Jeff Weiner, CEO of LinkedIn, coined this phrase.
He said, “I’ve come to learn there is a virtuous cycle to transparency and a very vicious cycle of obfuscation. People have an insatiable curiosity, and if they’re officially denied access to information, they’re going to dig for it on their own.”
Jeff was talking about letting employees have access to information and data. Increasingly, companies are striving to be transparent not just to their workforce but to the public, too.
I’ve rounded up 10 company blogs notable for their transparency or honesty. There’s plenty of inspiration to be had within…
1. The Co-op
The Co-op’s digital teams are headed up by chief digital officer Mike Bracken, formerly in charge at the UK’s ground-breaking Government Digital Service (GDS). It’s therefore no surprise that Co-op has adopted the same approach to publishing.
Co-op’s digital blog offers information on everything from service design (for example, improving accessibility in Co-op wills) to regular updates from Mike himself about the progress of the digital teams.
It’s also worth noting the Co-op has a website for colleagues and prospective colleagues, including detail on pay, policies, perks and more.
PR company Edelman does have a ‘careers and culture’ section on its website, but what’s more interesting is the blog of president and CEO Richard Edelman.
The blog, titled 6 A.M., covers trends in communications, as well as broader insights from Richard – a nice example being his recent missive from The World Economic Forum at Davos.
Such a commitment to ideas shows a progressive spirit of trust and corporate social responsibility (CSR).
Signal v. Noise is a fun blog to scout around because it features, by the company’s own admission, ‘strong opinions and shared thoughts’ (e.g. ‘Interviewing job applicants in a coffee shop is fucking barbaric. Stop it. STOP IT.‘)
This approach helps to convey the sort of workplace Basecamp might be, and incorporates some more reflective pieces from current employees (such as this diary of an intern).
Patagonia’s blog, The Cleanest Line, shows the company as a fervent supporter of the Environment Protection Agency in the US and environmental policies further afield (such as action on climate change).
It’s almost shocking (it shouldn’t be) to see a brand taking such an ardent stance, but is a product of CEO Rose Marcario’s passion (see her recent post in opposition to Donald Trump, Keystone XL and Dakota Access).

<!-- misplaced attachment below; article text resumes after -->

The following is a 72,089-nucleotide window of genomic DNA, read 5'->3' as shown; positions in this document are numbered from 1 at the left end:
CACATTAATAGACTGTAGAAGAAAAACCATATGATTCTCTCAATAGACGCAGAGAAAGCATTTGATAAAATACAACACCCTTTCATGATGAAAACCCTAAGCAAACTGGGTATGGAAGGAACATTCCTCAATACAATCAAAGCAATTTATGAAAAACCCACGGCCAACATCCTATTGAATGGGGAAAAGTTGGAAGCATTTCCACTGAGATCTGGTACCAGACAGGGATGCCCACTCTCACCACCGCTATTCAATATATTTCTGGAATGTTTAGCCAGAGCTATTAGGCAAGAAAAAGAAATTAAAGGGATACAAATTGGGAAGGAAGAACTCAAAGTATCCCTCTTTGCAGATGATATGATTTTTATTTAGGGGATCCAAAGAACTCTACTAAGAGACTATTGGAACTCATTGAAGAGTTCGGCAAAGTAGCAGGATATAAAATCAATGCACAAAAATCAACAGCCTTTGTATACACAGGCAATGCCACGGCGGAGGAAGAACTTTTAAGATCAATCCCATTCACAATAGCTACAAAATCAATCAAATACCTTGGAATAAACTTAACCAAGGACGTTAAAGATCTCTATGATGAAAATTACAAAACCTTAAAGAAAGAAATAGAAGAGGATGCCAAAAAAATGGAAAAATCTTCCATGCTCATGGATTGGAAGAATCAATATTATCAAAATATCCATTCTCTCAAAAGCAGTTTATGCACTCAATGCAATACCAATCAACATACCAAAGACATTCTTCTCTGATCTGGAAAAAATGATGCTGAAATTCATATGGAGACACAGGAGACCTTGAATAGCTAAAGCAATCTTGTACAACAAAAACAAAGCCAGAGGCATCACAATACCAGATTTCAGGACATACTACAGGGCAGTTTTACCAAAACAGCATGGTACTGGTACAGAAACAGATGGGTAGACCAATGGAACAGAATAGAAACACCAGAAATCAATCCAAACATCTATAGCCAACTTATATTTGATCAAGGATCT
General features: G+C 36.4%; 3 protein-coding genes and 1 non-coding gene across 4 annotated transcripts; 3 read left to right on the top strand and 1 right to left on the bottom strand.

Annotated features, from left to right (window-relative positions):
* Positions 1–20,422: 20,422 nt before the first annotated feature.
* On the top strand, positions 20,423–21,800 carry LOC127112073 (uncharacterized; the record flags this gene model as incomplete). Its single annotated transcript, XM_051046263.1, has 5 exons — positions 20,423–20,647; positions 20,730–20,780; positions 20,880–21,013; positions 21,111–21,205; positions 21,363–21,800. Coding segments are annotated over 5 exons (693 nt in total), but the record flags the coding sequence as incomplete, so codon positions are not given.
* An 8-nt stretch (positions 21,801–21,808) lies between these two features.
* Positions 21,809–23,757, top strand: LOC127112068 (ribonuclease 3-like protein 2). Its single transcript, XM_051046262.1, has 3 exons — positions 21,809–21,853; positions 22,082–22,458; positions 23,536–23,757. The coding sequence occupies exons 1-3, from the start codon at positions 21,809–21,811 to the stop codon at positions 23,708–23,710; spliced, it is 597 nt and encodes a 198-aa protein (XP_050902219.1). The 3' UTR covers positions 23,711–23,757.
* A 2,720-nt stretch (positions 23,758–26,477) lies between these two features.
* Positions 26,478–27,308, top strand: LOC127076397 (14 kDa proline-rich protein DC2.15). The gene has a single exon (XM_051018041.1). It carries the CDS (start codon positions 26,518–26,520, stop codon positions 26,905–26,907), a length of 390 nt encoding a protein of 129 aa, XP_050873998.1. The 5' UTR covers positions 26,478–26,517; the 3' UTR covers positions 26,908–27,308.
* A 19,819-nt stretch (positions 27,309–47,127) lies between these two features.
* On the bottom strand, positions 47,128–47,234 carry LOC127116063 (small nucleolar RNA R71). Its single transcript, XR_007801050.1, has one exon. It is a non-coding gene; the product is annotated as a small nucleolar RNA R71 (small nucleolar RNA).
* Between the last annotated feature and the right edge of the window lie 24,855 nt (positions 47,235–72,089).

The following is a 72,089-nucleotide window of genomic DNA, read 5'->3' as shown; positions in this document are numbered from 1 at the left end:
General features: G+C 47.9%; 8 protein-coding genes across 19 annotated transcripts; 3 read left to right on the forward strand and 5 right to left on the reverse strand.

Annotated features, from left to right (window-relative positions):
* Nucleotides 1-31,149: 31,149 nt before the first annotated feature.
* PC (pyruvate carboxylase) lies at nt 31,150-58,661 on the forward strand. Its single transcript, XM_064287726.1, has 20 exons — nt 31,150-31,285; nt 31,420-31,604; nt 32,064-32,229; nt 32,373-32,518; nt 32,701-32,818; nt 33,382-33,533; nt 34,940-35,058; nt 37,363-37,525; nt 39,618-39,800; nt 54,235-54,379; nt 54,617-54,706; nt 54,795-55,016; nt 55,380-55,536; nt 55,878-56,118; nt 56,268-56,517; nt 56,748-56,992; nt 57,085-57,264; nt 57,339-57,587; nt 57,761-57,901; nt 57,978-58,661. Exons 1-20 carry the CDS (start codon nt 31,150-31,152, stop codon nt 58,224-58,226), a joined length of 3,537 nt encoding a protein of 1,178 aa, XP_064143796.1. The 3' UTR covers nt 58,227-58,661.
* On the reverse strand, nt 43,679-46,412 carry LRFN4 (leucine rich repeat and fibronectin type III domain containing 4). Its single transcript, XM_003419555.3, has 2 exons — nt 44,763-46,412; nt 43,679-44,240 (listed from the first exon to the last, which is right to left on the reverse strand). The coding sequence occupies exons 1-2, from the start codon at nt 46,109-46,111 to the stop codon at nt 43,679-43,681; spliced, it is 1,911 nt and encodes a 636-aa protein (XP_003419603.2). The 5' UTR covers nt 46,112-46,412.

Such honest debate and activism sits alongside features on sport and the outdoors that align the brand with the conscientious citizen.
5. Government Digital Service
The most compelling example of a publishing mentality when it comes to digital teams, GDS employees blog in remarkable detail about their work.
This open approach to digitally transforming a government (surely the most complex of cultures) means GDS can justify and advocate its working methods as it goes. It’s impossible not to be impressed, even after a quick browse.
Every listicle of transparent companies includes the likes of Buffer (check further down this list), but it must be said that enormous corporates are making an effort, too, particularly when it comes to CSR.
Yes, Starbucks’ 1912 Pike blog may be just as much about PR, content marketing and brand awareness as it is CSR, but social media allows brands to have their cake and eat it, when it comes to charitable work.
We’ve previously written about Uber Giving, for example, where the marketing team has to prove a link between charitable giving and revenue in order to justify further activity.
On its 1912 Pike blog, recipes and cartoons sit alongside articles about Starbucks’ work with veterans, college students and coffee farmers. It’s a pleasing platform to navigate and includes an email newsletter, too.
I’ve written about Buffer before, it’s probably the most famous exponent of transparency. The company publishes all of its employees salaries and every email sent internally.
There’s also an Inside Buffer blog, with articles on everything from family leave policy to company failures.
9. GE Reports
GE Reports is a mix of fun content and detail about the company’s most recent projects. It’s an exercise in education, PR and creating content for use in the sales cycle.
What makes it so good is the quality of production – great imagery, great copy and little fluff.
B&Q’s One Planet Home section of its site may not be updated weekly but it does contain lots of information on a range of green issues the retailer is taking seriously.
A mix of the company’s own 2023 targets (such as a 90% absolute reduction in CO2e compared to 2016 baseline) are published alongside achievements so far (including cost savings) and how-to articles helping customers with their own savings.
Commitments range from reducing packaging, water usage and carbon emissions, to creating sustainable transport and greener gardens.